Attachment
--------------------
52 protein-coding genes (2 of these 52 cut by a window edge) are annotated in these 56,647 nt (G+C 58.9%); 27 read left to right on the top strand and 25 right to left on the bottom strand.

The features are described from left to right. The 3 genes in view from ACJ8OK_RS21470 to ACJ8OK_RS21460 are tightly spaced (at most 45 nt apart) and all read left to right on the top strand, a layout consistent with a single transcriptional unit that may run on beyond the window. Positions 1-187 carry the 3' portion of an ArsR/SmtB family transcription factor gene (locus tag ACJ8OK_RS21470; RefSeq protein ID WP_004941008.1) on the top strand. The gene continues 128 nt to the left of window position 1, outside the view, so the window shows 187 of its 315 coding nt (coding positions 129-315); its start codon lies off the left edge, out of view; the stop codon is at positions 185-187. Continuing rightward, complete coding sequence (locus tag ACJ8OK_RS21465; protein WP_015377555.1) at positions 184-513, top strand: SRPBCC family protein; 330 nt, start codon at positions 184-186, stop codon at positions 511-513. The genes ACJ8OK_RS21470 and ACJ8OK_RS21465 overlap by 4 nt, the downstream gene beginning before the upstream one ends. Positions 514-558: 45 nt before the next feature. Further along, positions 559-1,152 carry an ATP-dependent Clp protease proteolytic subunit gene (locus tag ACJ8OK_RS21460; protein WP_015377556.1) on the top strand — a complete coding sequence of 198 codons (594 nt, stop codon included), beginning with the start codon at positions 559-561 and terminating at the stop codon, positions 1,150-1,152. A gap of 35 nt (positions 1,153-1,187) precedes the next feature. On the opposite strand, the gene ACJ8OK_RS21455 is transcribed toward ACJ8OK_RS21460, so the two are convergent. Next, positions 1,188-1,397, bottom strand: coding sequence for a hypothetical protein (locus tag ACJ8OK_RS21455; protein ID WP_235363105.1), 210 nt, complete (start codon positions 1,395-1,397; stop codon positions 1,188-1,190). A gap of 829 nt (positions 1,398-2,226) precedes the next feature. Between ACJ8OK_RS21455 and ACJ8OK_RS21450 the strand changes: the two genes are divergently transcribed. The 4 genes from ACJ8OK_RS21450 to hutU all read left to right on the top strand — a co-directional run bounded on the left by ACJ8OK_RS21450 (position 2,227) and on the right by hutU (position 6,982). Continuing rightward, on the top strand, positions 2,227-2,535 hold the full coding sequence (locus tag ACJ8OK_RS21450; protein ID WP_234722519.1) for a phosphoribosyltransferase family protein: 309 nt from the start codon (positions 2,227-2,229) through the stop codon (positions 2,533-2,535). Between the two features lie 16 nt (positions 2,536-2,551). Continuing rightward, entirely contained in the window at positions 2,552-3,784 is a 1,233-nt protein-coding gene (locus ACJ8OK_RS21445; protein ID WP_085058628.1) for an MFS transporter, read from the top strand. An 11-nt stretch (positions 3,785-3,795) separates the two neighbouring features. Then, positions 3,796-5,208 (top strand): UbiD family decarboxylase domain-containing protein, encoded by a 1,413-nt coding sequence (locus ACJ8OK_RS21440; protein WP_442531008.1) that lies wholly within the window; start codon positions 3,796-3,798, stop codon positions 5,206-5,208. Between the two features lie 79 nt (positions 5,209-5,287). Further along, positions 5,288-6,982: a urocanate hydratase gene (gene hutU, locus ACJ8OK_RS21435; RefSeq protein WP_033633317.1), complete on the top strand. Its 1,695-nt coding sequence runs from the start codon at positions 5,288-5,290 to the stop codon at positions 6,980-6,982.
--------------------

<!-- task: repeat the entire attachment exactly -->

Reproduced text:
52 protein-coding genes (2 of these 52 cut by a window edge) are annotated in these 56,647 nt (G+C 58.9%); 27 read left to right on the top strand and 25 right to left on the bottom strand.

The features are described from left to right. The 3 genes in view from ACJ8OK_RS21470 to ACJ8OK_RS21460 are tightly spaced (at most 45 nt apart) and all read left to right on the top strand, a layout consistent with a single transcriptional unit that may run on beyond the window. Positions 1-187 carry the 3' portion of an ArsR/SmtB family transcription factor gene (locus tag ACJ8OK_RS21470; RefSeq protein ID WP_004941008.1) on the top strand. The gene continues 128 nt to the left of window position 1, outside the view, so the window shows 187 of its 315 coding nt (coding positions 129-315); its start codon lies off the left edge, out of view; the stop codon is at positions 185-187. Continuing rightward, complete coding sequence (locus tag ACJ8OK_RS21465; protein WP_015377555.1) at positions 184-513, top strand: SRPBCC family protein; 330 nt, start codon at positions 184-186, stop codon at positions 511-513. The genes ACJ8OK_RS21470 and ACJ8OK_RS21465 overlap by 4 nt, the downstream gene beginning before the upstream one ends. Positions 514-558: 45 nt before the next feature. Further along, positions 559-1,152 carry an ATP-dependent Clp protease proteolytic subunit gene (locus tag ACJ8OK_RS21460; protein WP_015377556.1) on the top strand — a complete coding sequence of 198 codons (594 nt, stop codon included), beginning with the start codon at positions 559-561 and terminating at the stop codon, positions 1,150-1,152. A gap of 35 nt (positions 1,153-1,187) precedes the next feature. On the opposite strand, the gene ACJ8OK_RS21455 is transcribed toward ACJ8OK_RS21460, so the two are convergent. Next, positions 1,188-1,397, bottom strand: coding sequence for a hypothetical protein (locus tag ACJ8OK_RS21455; protein ID WP_235363105.1), 210 nt, complete (start codon positions 1,395-1,397; stop codon positions 1,188-1,190). A gap of 829 nt (positions 1,398-2,226) precedes the next feature. Between ACJ8OK_RS21455 and ACJ8OK_RS21450 the strand changes: the two genes are divergently transcribed. The 4 genes from ACJ8OK_RS21450 to hutU all read left to right on the top strand — a co-directional run bounded on the left by ACJ8OK_RS21450 (position 2,227) and on the right by hutU (position 6,982). Continuing rightward, on the top strand, positions 2,227-2,535 hold the full coding sequence (locus tag ACJ8OK_RS21450; protein ID WP_234722519.1) for a phosphoribosyltransferase family protein: 309 nt from the start codon (positions 2,227-2,229) through the stop codon (positions 2,533-2,535). Between the two features lie 16 nt (positions 2,536-2,551). Continuing rightward, entirely contained in the window at positions 2,552-3,784 is a 1,233-nt protein-coding gene (locus ACJ8OK_RS21445; protein ID WP_085058628.1) for an MFS transporter, read from the top strand. An 11-nt stretch (positions 3,785-3,795) separates the two neighbouring features. Then, positions 3,796-5,208 (top strand): UbiD family decarboxylase domain-containing protein, encoded by a 1,413-nt coding sequence (locus ACJ8OK_RS21440; protein WP_442531008.1) that lies wholly within the window; start codon positions 3,796-3,798, stop codon positions 5,206-5,208. Between the two features lie 79 nt (positions 5,209-5,287). Further along, positions 5,288-6,982: a urocanate hydratase gene (gene hutU, locus ACJ8OK_RS21435; RefSeq protein WP_033633317.1), complete on the top strand. Its 1,695-nt coding sequence runs from the start codon at positions 5,288-5,290 to the stop codon at positions 6,980-6,982.